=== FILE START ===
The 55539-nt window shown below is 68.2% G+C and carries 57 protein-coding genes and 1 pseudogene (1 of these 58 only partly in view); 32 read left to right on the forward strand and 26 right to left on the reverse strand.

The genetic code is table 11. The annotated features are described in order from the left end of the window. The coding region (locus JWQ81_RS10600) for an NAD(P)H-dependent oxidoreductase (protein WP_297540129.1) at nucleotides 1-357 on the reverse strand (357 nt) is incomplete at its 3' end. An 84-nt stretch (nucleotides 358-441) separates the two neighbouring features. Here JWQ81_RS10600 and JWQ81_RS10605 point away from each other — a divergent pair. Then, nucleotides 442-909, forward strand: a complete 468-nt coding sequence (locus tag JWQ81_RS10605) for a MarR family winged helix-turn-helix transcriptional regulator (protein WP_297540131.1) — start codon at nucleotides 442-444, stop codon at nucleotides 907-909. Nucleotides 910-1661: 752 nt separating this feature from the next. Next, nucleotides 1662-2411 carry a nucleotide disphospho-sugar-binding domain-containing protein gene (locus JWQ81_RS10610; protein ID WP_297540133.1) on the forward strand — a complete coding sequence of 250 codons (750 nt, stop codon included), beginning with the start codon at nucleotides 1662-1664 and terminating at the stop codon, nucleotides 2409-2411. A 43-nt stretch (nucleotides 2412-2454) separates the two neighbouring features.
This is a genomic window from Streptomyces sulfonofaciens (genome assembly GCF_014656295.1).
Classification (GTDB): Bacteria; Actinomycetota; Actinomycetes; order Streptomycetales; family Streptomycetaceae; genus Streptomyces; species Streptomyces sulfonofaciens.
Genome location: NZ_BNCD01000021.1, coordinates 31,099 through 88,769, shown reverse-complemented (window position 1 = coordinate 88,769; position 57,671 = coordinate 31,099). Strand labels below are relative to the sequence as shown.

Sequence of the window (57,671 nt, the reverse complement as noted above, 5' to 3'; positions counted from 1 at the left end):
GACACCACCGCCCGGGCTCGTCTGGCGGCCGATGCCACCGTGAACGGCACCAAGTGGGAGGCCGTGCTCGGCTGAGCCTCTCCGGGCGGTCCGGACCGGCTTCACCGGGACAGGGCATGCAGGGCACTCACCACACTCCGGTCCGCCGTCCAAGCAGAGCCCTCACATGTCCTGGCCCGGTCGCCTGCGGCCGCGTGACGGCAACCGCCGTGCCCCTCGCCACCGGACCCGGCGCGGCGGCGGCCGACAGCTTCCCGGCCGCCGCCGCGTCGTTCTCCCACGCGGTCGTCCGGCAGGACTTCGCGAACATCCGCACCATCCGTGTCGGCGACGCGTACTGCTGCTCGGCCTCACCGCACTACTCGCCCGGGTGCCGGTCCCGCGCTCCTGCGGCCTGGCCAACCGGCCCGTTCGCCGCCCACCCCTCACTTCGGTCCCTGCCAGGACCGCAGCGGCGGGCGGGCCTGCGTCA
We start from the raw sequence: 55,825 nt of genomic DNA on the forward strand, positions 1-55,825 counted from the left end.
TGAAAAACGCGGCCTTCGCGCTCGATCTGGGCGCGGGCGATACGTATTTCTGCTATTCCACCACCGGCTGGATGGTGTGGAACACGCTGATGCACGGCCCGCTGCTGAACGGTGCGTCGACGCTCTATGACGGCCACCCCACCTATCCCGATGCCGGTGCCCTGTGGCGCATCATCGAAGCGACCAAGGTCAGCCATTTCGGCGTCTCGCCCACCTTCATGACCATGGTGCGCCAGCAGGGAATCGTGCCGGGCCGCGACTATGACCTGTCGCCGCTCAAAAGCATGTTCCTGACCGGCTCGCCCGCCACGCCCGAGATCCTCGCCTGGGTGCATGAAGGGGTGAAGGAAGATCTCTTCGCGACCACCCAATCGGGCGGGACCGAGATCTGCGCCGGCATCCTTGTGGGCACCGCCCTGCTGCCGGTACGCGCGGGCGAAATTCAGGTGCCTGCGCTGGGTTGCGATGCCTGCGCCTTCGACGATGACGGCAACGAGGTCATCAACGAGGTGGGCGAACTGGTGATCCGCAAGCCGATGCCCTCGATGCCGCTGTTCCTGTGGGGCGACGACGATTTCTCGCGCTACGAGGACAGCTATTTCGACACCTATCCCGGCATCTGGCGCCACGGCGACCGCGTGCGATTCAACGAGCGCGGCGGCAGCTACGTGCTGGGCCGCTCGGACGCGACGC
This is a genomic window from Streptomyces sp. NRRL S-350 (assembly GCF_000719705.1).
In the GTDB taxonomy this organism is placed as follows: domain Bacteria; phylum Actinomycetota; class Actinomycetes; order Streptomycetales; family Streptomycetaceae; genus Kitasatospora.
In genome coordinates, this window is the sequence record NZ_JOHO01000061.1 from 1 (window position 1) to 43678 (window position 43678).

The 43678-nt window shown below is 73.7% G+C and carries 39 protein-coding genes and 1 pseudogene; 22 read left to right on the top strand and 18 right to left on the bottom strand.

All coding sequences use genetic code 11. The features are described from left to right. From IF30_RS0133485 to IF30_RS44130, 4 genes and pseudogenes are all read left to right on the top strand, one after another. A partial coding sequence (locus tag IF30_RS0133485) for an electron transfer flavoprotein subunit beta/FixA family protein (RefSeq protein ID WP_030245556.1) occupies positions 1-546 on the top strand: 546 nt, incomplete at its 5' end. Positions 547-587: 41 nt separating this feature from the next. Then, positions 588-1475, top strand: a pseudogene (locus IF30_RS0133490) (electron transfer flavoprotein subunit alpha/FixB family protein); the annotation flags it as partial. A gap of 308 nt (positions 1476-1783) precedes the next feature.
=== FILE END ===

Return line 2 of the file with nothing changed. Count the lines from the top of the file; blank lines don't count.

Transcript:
The genetic code is table 11. The annotated features are described in order from the left end of the window. The coding region (locus JWQ81_RS10600) for an NAD(P)H-dependent oxidoreductase (protein WP_297540129.1) at nucleotides 1-357 on the reverse strand (357 nt) is incomplete at its 3' end. An 84-nt stretch (nucleotides 358-441) separates the two neighbouring features. Here JWQ81_RS10600 and JWQ81_RS10605 point away from each other — a divergent pair. Then, nucleotides 442-909, forward strand: a complete 468-nt coding sequence (locus tag JWQ81_RS10605) for a MarR family winged helix-turn-helix transcriptional regulator (protein WP_297540131.1) — start codon at nucleotides 442-444, stop codon at nucleotides 907-909. Nucleotides 910-1661: 752 nt separating this feature from the next. Next, nucleotides 1662-2411 carry a nucleotide disphospho-sugar-binding domain-containing protein gene (locus JWQ81_RS10610; protein ID WP_297540133.1) on the forward strand — a complete coding sequence of 250 codons (750 nt, stop codon included), beginning with the start codon at nucleotides 1662-1664 and terminating at the stop codon, nucleotides 2409-2411. A 43-nt stretch (nucleotides 2412-2454) separates the two neighbouring features.